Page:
Finally, some would-be public intellectuals at two-year colleges are likely to be dissuaded by, well, the public.
The bias against community colleges—and, by extension, their faculty members—runs deep in our society, and not just among academics. I’ve encountered a surprising number of people, from all walks of life, who naturally assume that professors at two-year colleges must be second-rate intellects who couldn’t get a job at a "real" college and whose ideas are, therefore, not worth considering.
A few years ago, I wrote an essay defending tenure on a popular conservative website. I wasn’t surprised that nearly all of the commenters disagreed, or that some attacked me personally. What did surprise me: Most of the attacks were aimed at my résumé—as if, because I teach at a two-year college instead of a prestigious university, my arguments couldn’t possibly have any merit.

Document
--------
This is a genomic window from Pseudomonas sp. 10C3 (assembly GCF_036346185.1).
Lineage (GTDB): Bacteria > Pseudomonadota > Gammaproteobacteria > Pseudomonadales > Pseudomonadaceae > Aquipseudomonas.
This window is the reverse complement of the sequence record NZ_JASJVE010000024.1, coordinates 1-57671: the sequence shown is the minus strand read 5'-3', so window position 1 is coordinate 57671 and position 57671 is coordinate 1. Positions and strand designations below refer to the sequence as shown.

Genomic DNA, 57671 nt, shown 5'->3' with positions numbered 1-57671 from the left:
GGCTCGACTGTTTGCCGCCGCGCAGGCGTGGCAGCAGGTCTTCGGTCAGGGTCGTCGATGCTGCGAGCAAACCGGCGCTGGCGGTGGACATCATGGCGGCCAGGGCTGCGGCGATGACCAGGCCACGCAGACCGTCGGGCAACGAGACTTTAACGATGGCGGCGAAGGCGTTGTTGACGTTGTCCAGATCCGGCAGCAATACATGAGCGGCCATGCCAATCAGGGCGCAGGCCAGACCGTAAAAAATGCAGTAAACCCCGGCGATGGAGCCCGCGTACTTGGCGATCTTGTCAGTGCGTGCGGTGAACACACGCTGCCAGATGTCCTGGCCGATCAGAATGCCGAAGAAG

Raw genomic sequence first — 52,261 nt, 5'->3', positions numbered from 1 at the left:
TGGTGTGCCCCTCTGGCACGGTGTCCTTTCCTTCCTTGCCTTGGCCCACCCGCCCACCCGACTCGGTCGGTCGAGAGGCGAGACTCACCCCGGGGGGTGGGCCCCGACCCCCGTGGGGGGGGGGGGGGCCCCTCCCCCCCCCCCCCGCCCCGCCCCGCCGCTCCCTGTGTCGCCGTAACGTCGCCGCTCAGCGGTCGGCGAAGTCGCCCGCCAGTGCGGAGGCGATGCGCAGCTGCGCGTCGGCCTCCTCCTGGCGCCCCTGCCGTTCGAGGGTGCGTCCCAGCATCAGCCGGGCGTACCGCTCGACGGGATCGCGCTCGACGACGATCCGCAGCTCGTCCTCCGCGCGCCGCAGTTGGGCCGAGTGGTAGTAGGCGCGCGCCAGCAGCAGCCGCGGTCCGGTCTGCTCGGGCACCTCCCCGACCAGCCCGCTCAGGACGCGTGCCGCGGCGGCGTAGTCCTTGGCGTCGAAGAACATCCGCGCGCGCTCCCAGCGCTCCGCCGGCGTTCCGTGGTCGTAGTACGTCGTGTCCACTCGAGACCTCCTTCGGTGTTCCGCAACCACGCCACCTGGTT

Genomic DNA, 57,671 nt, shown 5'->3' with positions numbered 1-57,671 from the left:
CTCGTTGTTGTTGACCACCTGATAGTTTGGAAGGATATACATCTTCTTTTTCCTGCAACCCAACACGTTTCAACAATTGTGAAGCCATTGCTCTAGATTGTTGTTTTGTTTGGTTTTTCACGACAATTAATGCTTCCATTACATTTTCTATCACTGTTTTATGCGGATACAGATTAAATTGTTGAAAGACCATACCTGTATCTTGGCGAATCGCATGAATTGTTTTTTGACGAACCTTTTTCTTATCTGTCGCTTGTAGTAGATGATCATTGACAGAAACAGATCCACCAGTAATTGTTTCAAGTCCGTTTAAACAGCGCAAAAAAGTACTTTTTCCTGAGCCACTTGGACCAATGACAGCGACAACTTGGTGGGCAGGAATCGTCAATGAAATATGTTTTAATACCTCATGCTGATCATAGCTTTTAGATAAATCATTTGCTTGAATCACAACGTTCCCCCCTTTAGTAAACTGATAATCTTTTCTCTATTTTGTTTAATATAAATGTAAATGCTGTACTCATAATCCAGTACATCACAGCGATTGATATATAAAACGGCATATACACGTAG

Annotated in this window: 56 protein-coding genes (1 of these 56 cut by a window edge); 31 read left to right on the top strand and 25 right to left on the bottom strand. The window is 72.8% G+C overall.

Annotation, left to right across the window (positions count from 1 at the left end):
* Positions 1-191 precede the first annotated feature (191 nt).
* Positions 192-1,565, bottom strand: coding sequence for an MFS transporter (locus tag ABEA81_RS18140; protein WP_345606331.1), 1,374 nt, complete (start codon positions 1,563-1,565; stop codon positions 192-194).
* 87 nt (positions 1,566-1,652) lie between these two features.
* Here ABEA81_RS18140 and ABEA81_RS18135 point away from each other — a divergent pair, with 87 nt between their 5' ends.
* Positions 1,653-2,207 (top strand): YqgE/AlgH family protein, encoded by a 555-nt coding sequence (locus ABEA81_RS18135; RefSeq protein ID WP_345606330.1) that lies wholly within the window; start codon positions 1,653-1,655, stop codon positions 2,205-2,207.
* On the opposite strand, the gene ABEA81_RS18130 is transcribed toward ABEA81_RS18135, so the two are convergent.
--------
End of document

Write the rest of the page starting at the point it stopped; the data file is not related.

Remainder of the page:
If you are a faculty member at a two-year college and want to put your ideas out there for public consumption, you have to accept that some people—maybe a lot of people—are going to dismiss them (and you) out of hand.
And that’s a shame. To be fruitful in the long run, our public debates over educational issues like assessment, college readiness, the Common Core, online learning, student loans, corporatization, adjunctification, state funding, guns on campus, and tenure must include more faculty voices from community colleges. Those colleges are where, if you’ll forgive the cliché, the rubber meets the road. We serve students who most need financial aid, who are least likely to complete a degree, who work the most hours, who need tutoring services the most, who have the least family support, and who have suffered most from poor secondary education.